Frozen thresholds and higher house prices push inheritance tax bills up to £600m in a month
This continues the trend seen in 2022-23 where £7.1bn was paid, the highest amount ever recorded.
Frozen tax thresholds, high inflation and higher house prices are being blamed for the rise which has led to more people having to pay IHT.
The nil rate band for inheritance tax is £325,000 and this has been frozen since 2009. It is also set to remain the same until at least 2028. Anything over this amount which is left in a person’s estate after they die will be liable for IHT at a rate of 40% in most cases.
There is also a ‘residence nil-rate band’ of up to £175,000, which has been frozen since April 2020. This can be applied if a person passes on their main residence to a direct descendent.
Income tax thresholds are also frozen until 2027-28 and it’s expected this will bring around eight million more people into the higher-rate tax band.
Yet the total figure of estates whereby IHT is paid is still low. The most recent Government figures show that in the tax year 2019 to 2020, 3.76% of UK deaths resulted in an IHT charge.
The total amount collected in taxes by HMRC in tax in April was £70.9bn, a rise of £1.8bn on a year ago.
‘IHT is a hated tax’
Rosie Hooper, chartered financial planner at Quilter, said: “Historically IHT was viewed as a tax only for the very wealthy, but frozen tax thresholds and elevated house prices have seen far more people caught by the IHT net.
“IHT is a hated tax and the ever-increasing tax revenue from IHT presents a conundrum for the Government now we are possibly only a year from a General Election. Rumours are already rife regarding potential policy changes the Government might enact to improve their chances of winning the next election, and some reports suggest inheritance tax may be ripe for reform.”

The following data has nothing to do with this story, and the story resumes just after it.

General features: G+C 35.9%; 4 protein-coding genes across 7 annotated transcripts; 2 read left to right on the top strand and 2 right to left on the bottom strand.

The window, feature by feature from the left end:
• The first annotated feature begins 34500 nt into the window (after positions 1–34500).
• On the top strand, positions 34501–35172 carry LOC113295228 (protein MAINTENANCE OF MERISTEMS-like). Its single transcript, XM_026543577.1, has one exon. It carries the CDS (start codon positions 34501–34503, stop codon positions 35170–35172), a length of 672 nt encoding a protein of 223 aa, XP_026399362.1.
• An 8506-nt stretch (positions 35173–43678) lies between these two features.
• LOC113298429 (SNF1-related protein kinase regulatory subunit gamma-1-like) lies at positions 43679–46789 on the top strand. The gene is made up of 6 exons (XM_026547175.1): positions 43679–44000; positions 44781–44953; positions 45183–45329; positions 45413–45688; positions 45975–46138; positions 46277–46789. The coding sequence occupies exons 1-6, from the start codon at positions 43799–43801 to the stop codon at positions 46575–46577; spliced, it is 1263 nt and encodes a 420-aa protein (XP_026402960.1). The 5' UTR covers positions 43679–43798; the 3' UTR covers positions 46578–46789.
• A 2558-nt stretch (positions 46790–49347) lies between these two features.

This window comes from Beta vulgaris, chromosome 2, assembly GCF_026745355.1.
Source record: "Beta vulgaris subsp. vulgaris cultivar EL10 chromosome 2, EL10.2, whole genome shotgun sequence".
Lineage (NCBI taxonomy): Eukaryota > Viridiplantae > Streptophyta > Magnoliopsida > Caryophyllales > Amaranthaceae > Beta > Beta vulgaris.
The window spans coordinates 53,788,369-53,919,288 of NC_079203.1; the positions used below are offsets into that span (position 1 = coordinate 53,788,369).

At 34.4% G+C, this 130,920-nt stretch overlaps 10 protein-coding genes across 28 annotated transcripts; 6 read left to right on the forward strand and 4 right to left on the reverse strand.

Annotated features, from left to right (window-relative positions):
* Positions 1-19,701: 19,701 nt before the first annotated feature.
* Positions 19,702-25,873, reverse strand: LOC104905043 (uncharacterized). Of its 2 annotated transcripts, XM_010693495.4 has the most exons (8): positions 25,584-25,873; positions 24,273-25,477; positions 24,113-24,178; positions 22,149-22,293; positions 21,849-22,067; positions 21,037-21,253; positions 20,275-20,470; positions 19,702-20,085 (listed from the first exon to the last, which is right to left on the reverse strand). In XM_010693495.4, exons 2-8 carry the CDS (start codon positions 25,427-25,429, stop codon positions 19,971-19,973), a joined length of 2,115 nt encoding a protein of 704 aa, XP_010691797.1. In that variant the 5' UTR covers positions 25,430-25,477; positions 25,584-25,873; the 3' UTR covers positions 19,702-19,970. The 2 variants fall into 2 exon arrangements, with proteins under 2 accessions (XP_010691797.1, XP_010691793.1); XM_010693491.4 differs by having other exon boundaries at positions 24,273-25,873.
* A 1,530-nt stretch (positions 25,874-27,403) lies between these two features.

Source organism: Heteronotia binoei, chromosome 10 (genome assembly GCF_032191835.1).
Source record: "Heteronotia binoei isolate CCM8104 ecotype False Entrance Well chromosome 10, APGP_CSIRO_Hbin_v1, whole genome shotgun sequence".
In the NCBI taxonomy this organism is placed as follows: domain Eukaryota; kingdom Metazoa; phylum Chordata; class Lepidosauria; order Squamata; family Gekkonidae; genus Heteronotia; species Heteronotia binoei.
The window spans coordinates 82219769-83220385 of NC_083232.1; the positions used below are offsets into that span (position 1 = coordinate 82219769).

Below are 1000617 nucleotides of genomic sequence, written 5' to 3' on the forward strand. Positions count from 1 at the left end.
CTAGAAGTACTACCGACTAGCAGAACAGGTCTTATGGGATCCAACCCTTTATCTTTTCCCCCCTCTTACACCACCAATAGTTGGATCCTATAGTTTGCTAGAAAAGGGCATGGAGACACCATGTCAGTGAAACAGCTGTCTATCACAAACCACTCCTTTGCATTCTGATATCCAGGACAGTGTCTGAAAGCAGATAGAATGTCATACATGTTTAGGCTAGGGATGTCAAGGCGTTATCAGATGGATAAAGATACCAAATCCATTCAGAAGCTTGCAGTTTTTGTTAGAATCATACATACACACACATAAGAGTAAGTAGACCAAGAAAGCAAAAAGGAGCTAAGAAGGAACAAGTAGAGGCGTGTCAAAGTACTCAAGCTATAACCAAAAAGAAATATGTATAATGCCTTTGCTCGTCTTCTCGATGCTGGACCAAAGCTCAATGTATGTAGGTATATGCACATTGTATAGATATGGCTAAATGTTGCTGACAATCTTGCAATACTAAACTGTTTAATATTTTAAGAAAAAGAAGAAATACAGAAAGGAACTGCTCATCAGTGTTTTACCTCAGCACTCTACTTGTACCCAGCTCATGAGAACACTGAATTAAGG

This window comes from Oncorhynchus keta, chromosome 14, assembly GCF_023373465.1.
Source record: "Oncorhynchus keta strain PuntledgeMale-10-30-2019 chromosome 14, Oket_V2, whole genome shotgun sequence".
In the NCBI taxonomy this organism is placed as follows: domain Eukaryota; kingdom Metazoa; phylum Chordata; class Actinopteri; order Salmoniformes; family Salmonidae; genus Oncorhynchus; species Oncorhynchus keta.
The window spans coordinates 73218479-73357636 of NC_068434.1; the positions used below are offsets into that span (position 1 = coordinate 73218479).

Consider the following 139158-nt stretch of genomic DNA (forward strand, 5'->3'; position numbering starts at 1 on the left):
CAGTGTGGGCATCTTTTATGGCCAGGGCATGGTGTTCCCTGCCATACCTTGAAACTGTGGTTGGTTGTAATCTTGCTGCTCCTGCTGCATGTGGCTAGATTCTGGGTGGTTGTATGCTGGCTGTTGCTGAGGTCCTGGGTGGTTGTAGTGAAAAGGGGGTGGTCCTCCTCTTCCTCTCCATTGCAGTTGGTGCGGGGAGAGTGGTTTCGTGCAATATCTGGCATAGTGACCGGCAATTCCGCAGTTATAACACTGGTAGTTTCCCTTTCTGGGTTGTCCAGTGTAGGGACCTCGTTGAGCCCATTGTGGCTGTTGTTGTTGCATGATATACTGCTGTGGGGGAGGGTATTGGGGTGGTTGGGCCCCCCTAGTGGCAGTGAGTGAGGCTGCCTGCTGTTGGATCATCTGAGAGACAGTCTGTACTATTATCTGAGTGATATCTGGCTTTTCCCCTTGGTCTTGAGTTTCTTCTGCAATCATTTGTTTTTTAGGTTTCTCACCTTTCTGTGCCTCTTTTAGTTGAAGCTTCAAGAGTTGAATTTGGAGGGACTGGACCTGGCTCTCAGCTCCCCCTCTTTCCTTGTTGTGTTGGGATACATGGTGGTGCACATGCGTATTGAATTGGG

A third of adults relying on inheritance for retirement
Today’s figures from HMRC come as it is revealed that 34% of adults who think they will inherit some money in their life will rely on this to fund their retirement.
Two in five adults are expecting or have already received an inheritance and 54% have ruled out needing one for retirement.
Yet despite this only 29% of the 2,000 surveyed, by Hargreaves Lansdown, said they planned to leave money when they die.
Sarah Coles, head of personal finance for Hargreaves Lansdown, said: “We’re banking on an inheritance to fund our retirements, but this is a dangerous mistake. Life and relationships are far too complicated to stake our future financial security on. It means millions of people could be left high and dry if the plans of their loved ones change.
“It’s impossible to know what lies in store for our loved ones. They may decide to throw caution to the wind and spend their savings on the retirement they really want. They may need expensive care, which can devour an inheritance. They might change their mind about who they leave money to – especially if they start a new relationship. It means you could end up inheriting less than you expect – or nothing at all.”